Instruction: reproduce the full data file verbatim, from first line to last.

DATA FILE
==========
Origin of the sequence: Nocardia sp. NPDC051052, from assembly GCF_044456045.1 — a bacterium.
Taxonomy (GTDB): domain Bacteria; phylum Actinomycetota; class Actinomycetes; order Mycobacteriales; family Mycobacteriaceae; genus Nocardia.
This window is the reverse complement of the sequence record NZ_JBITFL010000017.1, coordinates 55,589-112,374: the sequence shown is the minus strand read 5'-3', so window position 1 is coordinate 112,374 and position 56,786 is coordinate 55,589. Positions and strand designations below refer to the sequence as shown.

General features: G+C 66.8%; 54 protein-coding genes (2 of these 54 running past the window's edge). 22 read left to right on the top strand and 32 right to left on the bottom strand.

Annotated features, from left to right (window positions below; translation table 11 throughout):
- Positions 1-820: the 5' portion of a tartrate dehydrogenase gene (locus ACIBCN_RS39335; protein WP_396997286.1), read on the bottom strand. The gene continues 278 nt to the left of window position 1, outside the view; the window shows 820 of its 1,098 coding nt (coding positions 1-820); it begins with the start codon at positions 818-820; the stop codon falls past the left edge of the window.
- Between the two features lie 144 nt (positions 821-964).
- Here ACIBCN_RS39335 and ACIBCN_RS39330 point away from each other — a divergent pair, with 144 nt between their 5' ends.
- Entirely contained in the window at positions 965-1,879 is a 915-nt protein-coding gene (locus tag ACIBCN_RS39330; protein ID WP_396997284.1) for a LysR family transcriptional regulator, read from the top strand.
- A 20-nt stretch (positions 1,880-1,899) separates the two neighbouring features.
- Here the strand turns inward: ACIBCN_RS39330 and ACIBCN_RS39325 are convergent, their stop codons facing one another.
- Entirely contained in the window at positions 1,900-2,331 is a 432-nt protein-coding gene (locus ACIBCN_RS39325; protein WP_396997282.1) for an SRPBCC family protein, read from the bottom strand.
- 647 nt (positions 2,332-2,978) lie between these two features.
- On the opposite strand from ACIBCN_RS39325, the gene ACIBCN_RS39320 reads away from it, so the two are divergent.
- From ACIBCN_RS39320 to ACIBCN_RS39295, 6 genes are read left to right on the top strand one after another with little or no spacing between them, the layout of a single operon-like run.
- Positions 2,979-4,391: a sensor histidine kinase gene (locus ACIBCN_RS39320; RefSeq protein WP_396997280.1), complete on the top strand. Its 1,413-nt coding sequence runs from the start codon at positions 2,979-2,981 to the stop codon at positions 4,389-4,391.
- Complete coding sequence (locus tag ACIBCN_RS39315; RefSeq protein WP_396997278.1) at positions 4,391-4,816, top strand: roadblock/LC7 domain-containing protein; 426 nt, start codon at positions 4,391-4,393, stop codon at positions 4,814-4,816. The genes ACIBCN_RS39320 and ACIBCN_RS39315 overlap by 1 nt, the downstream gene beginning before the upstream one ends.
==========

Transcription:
Origin of the sequence: Nocardia sp. NPDC051052, from assembly GCF_044456045.1 — a bacterium.
Taxonomy (GTDB): domain Bacteria; phylum Actinomycetota; class Actinomycetes; order Mycobacteriales; family Mycobacteriaceae; genus Nocardia.
This window is the reverse complement of the sequence record NZ_JBITFL010000017.1, coordinates 55,589-112,374: the sequence shown is the minus strand read 5'-3', so window position 1 is coordinate 112,374 and position 56,786 is coordinate 55,589. Positions and strand designations below refer to the sequence as shown.

General features: G+C 66.8%; 54 protein-coding genes (2 of these 54 running past the window's edge). 22 read left to right on the top strand and 32 right to left on the bottom strand.

Annotated features, from left to right (window positions below; translation table 11 throughout):
- Positions 1-820: the 5' portion of a tartrate dehydrogenase gene (locus ACIBCN_RS39335; protein WP_396997286.1), read on the bottom strand. The gene continues 278 nt to the left of window position 1, outside the view; the window shows 820 of its 1,098 coding nt (coding positions 1-820); it begins with the start codon at positions 818-820; the stop codon falls past the left edge of the window.
- Between the two features lie 144 nt (positions 821-964).
- Here ACIBCN_RS39335 and ACIBCN_RS39330 point away from each other — a divergent pair, with 144 nt between their 5' ends.
- Entirely contained in the window at positions 965-1,879 is a 915-nt protein-coding gene (locus tag ACIBCN_RS39330; protein ID WP_396997284.1) for a LysR family transcriptional regulator, read from the top strand.
- A 20-nt stretch (positions 1,880-1,899) separates the two neighbouring features.
- Here the strand turns inward: ACIBCN_RS39330 and ACIBCN_RS39325 are convergent, their stop codons facing one another.
- Entirely contained in the window at positions 1,900-2,331 is a 432-nt protein-coding gene (locus ACIBCN_RS39325; protein WP_396997282.1) for an SRPBCC family protein, read from the bottom strand.
- 647 nt (positions 2,332-2,978) lie between these two features.
- On the opposite strand from ACIBCN_RS39325, the gene ACIBCN_RS39320 reads away from it, so the two are divergent.
- From ACIBCN_RS39320 to ACIBCN_RS39295, 6 genes are read left to right on the top strand one after another with little or no spacing between them, the layout of a single operon-like run.
- Positions 2,979-4,391: a sensor histidine kinase gene (locus ACIBCN_RS39320; RefSeq protein WP_396997280.1), complete on the top strand. Its 1,413-nt coding sequence runs from the start codon at positions 2,979-2,981 to the stop codon at positions 4,389-4,391.
- Complete coding sequence (locus tag ACIBCN_RS39315; RefSeq protein WP_396997278.1) at positions 4,391-4,816, top strand: roadblock/LC7 domain-containing protein; 426 nt, start codon at positions 4,391-4,393, stop codon at positions 4,814-4,816. The genes ACIBCN_RS39320 and ACIBCN_RS39315 overlap by 1 nt, the downstream gene beginning before the upstream one ends.